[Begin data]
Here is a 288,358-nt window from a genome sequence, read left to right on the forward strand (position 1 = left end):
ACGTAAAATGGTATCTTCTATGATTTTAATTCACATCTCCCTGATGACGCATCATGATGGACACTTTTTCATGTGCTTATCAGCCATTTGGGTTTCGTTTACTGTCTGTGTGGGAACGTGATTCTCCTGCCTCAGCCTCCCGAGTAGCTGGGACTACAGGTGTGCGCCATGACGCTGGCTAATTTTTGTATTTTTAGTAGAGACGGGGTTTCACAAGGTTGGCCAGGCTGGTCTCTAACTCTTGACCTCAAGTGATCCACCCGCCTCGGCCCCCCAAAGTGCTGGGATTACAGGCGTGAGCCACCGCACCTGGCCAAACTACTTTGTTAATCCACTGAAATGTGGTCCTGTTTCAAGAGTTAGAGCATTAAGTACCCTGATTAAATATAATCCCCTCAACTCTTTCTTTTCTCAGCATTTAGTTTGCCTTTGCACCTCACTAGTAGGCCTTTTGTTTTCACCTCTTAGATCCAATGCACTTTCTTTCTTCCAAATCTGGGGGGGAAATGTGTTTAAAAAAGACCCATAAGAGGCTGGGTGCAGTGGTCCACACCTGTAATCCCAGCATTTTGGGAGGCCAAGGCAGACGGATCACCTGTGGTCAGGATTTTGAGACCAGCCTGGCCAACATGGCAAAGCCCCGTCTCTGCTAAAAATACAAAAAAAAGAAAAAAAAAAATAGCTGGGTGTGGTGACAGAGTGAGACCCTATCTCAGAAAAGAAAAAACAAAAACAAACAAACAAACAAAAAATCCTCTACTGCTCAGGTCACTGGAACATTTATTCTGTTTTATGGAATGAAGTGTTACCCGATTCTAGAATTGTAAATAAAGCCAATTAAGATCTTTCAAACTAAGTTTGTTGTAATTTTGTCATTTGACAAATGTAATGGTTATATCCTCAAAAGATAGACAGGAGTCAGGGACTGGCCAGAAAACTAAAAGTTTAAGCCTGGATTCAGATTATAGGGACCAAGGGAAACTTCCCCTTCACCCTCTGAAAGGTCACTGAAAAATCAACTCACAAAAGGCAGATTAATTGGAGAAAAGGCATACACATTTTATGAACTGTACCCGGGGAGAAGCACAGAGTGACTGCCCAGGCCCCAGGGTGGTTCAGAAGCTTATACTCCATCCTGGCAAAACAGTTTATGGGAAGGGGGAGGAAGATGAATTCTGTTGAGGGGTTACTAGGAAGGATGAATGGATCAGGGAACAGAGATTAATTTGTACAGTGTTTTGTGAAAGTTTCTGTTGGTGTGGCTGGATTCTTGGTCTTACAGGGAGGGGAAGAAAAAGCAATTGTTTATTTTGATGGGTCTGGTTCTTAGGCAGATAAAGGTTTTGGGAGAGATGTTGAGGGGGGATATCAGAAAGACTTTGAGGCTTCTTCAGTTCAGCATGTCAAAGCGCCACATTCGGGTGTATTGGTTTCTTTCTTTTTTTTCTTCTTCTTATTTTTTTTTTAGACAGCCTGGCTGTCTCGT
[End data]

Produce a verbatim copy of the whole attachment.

Here is a 288,358-nt window from a genome sequence, read left to right on the forward strand (position 1 = left end):
ACGTAAAATGGTATCTTCTATGATTTTAATTCACATCTCCCTGATGACGCATCATGATGGACACTTTTTCATGTGCTTATCAGCCATTTGGGTTTCGTTTACTGTCTGTGTGGGAACGTGATTCTCCTGCCTCAGCCTCCCGAGTAGCTGGGACTACAGGTGTGCGCCATGACGCTGGCTAATTTTTGTATTTTTAGTAGAGACGGGGTTTCACAAGGTTGGCCAGGCTGGTCTCTAACTCTTGACCTCAAGTGATCCACCCGCCTCGGCCCCCCAAAGTGCTGGGATTACAGGCGTGAGCCACCGCACCTGGCCAAACTACTTTGTTAATCCACTGAAATGTGGTCCTGTTTCAAGAGTTAGAGCATTAAGTACCCTGATTAAATATAATCCCCTCAACTCTTTCTTTTCTCAGCATTTAGTTTGCCTTTGCACCTCACTAGTAGGCCTTTTGTTTTCACCTCTTAGATCCAATGCACTTTCTTTCTTCCAAATCTGGGGGGGAAATGTGTTTAAAAAAGACCCATAAGAGGCTGGGTGCAGTGGTCCACACCTGTAATCCCAGCATTTTGGGAGGCCAAGGCAGACGGATCACCTGTGGTCAGGATTTTGAGACCAGCCTGGCCAACATGGCAAAGCCCCGTCTCTGCTAAAAATACAAAAAAAAGAAAAAAAAAAATAGCTGGGTGTGGTGACAGAGTGAGACCCTATCTCAGAAAAGAAAAAACAAAAACAAACAAACAAACAAAAAATCCTCTACTGCTCAGGTCACTGGAACATTTATTCTGTTTTATGGAATGAAGTGTTACCCGATTCTAGAATTGTAAATAAAGCCAATTAAGATCTTTCAAACTAAGTTTGTTGTAATTTTGTCATTTGACAAATGTAATGGTTATATCCTCAAAAGATAGACAGGAGTCAGGGACTGGCCAGAAAACTAAAAGTTTAAGCCTGGATTCAGATTATAGGGACCAAGGGAAACTTCCCCTTCACCCTCTGAAAGGTCACTGAAAAATCAACTCACAAAAGGCAGATTAATTGGAGAAAAGGCATACACATTTTATGAACTGTACCCGGGGAGAAGCACAGAGTGACTGCCCAGGCCCCAGGGTGGTTCAGAAGCTTATACTCCATCCTGGCAAAACAGTTTATGGGAAGGGGGAGGAAGATGAATTCTGTTGAGGGGTTACTAGGAAGGATGAATGGATCAGGGAACAGAGATTAATTTGTACAGTGTTTTGTGAAAGTTTCTGTTGGTGTGGCTGGATTCTTGGTCTTACAGGGAGGGGAAGAAAAAGCAATTGTTTATTTTGATGGGTCTGGTTCTTAGGCAGATAAAGGTTTTGGGAGAGATGTTGAGGGGGGATATCAGAAAGACTTTGAGGCTTCTTCAGTTCAGCATGTCAAAGCGCCACATTCGGGTGTATTGGTTTCTTTCTTTTTTTTCTTCTTCTTATTTTTTTTTTAGACAGCCTGGCTGTCTCGT